For writers, the new year often ushers in a barrage of self-imposed writing plans ranging from the hyper-specific (“I’ll write 2000 words a day from 4-6 AM using only a quill and parchment while facing east and burning jasmine incense and sipping Kona coffee pressed with one finger of steamed skim milk…”) to the supremely ill-defined (“Uh, Imma get me a book deal”), all lumped under the banner of New Year’s Resolutions. Cue the trumpets!
Writing-specific resolutions, when realistic and manageable, can be great motivators. But because publication can be such a long and challenging process (for aspiring writers as well as those already published), fraught with uncertainty and disappointment and emo-coasterness, big resolutions can quickly become debilitating.
The moment we show up at the computer (or parchment, if you’re that guy at the party), even before we complete that first scene, our peanut gallery brains start with the running commentary:
Who are you kidding? This is the worst idea ever. No one is going to read it. And even if they do, it doesn’t matter, because you’re never going to finish. And even if you do, how are you going to find an agent or publisher? You’re not good enough to stand out against the competition. And even if you are, what’s the point? It’s not like you’re going to get a good advance or anything. And even if you did, you wouldn’t get another one after that, because your reviews are going to suck and sales are going to suck and you’ll be blacklisted by the publishing cabal and forced to burn all those unsold copies just to stay warm in your little hovel because you stupidly quit your day job thinking you could write when you clearly can’t and now you’ll probably starve…
Our frail human egos are easily crushed, and so we’re all, “yeah, you’re right. I guess I’ll go watch Cupcake Wars and forget about this crazy writing idea.”
I’ve gone toe to toe with the peanut gallery. Like, as recently as last night. And that’s why I don’t like making traditional “resolutions” (unless they involve eating cupcakes). They’re simply too big by nature, with too many opportunities for criticism and defeat. In the face of such mounting challenges, it’s easy to overwhelm ourselves into a state of complete inertia.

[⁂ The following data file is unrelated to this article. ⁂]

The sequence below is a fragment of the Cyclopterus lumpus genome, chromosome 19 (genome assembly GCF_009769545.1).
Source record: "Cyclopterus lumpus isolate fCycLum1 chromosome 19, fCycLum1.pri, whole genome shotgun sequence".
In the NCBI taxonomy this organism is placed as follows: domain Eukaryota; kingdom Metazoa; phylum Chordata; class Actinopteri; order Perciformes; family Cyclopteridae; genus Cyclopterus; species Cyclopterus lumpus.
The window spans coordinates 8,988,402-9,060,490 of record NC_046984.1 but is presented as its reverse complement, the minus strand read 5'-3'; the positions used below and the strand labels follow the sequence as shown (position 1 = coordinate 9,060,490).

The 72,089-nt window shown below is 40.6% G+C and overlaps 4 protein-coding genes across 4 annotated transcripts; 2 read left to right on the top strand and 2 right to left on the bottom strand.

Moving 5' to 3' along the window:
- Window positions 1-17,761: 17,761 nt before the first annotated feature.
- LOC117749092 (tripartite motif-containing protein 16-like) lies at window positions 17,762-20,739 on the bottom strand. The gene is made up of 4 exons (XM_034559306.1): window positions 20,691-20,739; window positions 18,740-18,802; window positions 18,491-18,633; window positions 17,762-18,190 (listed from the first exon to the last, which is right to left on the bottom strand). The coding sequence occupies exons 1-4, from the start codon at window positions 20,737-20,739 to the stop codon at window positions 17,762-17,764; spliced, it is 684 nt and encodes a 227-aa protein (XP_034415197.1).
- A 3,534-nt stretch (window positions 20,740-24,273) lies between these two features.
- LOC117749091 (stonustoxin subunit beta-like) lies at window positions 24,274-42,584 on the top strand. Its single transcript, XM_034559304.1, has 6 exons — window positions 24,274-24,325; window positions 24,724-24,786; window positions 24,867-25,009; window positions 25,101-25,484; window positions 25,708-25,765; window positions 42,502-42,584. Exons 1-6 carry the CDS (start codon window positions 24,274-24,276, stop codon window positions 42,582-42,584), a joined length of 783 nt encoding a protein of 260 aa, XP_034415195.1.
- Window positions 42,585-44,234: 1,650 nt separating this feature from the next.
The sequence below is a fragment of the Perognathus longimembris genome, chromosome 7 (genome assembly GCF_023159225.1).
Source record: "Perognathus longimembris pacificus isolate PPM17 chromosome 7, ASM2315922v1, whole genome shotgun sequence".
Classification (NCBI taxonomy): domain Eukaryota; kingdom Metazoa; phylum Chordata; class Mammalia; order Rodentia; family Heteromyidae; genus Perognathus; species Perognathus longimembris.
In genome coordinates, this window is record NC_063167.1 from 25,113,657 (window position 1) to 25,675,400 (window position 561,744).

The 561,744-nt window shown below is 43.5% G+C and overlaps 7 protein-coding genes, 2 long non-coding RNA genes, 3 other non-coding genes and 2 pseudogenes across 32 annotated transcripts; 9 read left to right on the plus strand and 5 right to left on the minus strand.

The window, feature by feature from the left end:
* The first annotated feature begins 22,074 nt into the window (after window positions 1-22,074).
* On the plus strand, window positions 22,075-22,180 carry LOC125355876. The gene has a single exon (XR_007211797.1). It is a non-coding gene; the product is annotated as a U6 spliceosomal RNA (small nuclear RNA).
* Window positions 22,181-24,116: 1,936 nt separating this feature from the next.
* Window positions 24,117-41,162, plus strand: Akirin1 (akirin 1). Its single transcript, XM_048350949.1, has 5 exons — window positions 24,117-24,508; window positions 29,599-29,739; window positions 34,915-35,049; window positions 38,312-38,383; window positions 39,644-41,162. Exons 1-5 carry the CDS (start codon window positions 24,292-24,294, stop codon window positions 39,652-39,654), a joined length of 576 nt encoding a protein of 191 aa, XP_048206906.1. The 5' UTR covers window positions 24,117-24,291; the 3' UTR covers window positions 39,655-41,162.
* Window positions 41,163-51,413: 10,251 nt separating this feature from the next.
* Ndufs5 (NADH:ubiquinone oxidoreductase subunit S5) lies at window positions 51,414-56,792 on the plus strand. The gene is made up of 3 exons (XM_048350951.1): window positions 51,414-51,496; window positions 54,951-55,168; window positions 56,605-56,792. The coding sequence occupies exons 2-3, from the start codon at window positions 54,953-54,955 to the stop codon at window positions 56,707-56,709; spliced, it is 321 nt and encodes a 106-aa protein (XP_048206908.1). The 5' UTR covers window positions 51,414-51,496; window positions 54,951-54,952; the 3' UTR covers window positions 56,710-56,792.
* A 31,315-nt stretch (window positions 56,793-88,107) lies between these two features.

Speaking of which…
*Begin long-winded metaphor here*
Just Make the Bed
Shortly after the turn of the millennium (now that makes me sound old!), I was going through a major change, accompanied—as major changes often are—by upheaval, uncertainty, and fear. Everyone around me knew that I wasn’t handling things in a positive way, but I was so busy assuring them (and myself) that things were going “according to plan” that I didn’t realize that A) there was no plan anywhere in sight, and B) even if someone had given me a plan, in triplicate, I would’ve lost all three copies, and C) denial is an addictive and readily available—yet ultimately ineffective—medicine.
Denial only lasts for so long. And when the haze wore off, I finally noticed that everything was a mess, inside and out. Instead of trying to address the issues and do something about them, I saw them all at once as one ginormously insurmountable disaster. I became completely immobilized. I seriously couldn’t even clean my tiny bedroom.
Exhibits A and B:
No, this was not move-in day. This was like, 3 months after move-in day, still untouched. And yes, the stereo has probably been on the entire time because I couldn’t find the plug or reach the buttons. And yes, those are baskets full of… other baskets. What else would they be?
And below, yes, that is part of an un-walled living room in the background. You’d be amazed at what passes for a “2 bedroom apartment” in New York.
Even Curious George, who’d grown quite curious indeed as to the state of things, crawled out of the rubble and passed out on a pillow near the headboard, his hands and feel curled in defeat like so many dead things that probably lurked undetected under that very bed.
I was just one more basket full of basket-filled baskets away from my own episode of Hoarders: Buried Alive. I needed major help. Like a house elf. Or Pet Monster (who was only just my boyfriend then, and who had pretty much no idea what he was signing up for with me, poor little monster). Dobby wasn’t available, so Pet Monster came over in his stead, surveyed the mess, and formulated a Grand Master Plan (not to be confused with his Funkmaster Plan, which can’t really fix a messy bedroom or neglected finances, but does involve some pretty sweet dance moves).
“Just make the bed,” he said. “That’s all you have to do right now.”
My first response came with its usual melodrama: whining and naysaying, thrashing about, a rather unsubtle rolling of the eyes. “But everything is such a mess. I can’t even—”